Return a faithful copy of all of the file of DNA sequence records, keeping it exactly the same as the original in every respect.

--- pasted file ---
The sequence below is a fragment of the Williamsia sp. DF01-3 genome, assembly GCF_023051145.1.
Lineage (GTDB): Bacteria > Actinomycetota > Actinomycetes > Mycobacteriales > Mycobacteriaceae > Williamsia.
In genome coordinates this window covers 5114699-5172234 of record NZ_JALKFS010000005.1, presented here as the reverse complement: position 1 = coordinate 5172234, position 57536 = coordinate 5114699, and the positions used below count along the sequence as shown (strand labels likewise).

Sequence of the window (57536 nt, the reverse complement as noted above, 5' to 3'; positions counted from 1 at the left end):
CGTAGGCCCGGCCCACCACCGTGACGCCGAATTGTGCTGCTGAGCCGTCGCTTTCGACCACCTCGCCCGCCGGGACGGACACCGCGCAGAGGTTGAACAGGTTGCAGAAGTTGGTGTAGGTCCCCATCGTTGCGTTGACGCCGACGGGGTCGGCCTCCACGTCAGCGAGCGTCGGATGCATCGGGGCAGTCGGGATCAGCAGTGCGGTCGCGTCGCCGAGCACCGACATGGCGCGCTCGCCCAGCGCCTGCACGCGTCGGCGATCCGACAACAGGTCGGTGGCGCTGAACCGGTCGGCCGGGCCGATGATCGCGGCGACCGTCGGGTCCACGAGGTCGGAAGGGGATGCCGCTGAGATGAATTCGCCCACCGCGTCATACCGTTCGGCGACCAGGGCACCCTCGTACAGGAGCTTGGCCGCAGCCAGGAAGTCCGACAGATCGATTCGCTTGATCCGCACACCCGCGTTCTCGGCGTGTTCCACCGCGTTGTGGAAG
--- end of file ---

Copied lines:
The sequence below is a fragment of the Williamsia sp. DF01-3 genome, assembly GCF_023051145.1.
Lineage (GTDB): Bacteria > Actinomycetota > Actinomycetes > Mycobacteriales > Mycobacteriaceae > Williamsia.
In genome coordinates this window covers 5114699-5172234 of record NZ_JALKFS010000005.1, presented here as the reverse complement: position 1 = coordinate 5172234, position 57536 = coordinate 5114699, and the positions used below count along the sequence as shown (strand labels likewise).

Sequence of the window (57536 nt, the reverse complement as noted above, 5' to 3'; positions counted from 1 at the left end):
CGTAGGCCCGGCCCACCACCGTGACGCCGAATTGTGCTGCTGAGCCGTCGCTTTCGACCACCTCGCCCGCCGGGACGGACACCGCGCAGAGGTTGAACAGGTTGCAGAAGTTGGTGTAGGTCCCCATCGTTGCGTTGACGCCGACGGGGTCGGCCTCCACGTCAGCGAGCGTCGGATGCATCGGGGCAGTCGGGATCAGCAGTGCGGTCGCGTCGCCGAGCACCGACATGGCGCGCTCGCCCAGCGCCTGCACGCGTCGGCGATCCGACAACAGGTCGGTGGCGCTGAACCGGTCGGCCGGGCCGATGATCGCGGCGACCGTCGGGTCCACGAGGTCGGAAGGGGATGCCGCTGAGATGAATTCGCCCACCGCGTCATACCGTTCGGCGACCAGGGCACCCTCGTACAGGAGCTTGGCCGCAGCCAGGAAGTCCGACAGATCGATTCGCTTGATCCGCACACCCGCGTTCTCGGCGTGTTCCACCGCGTTGTGGAAG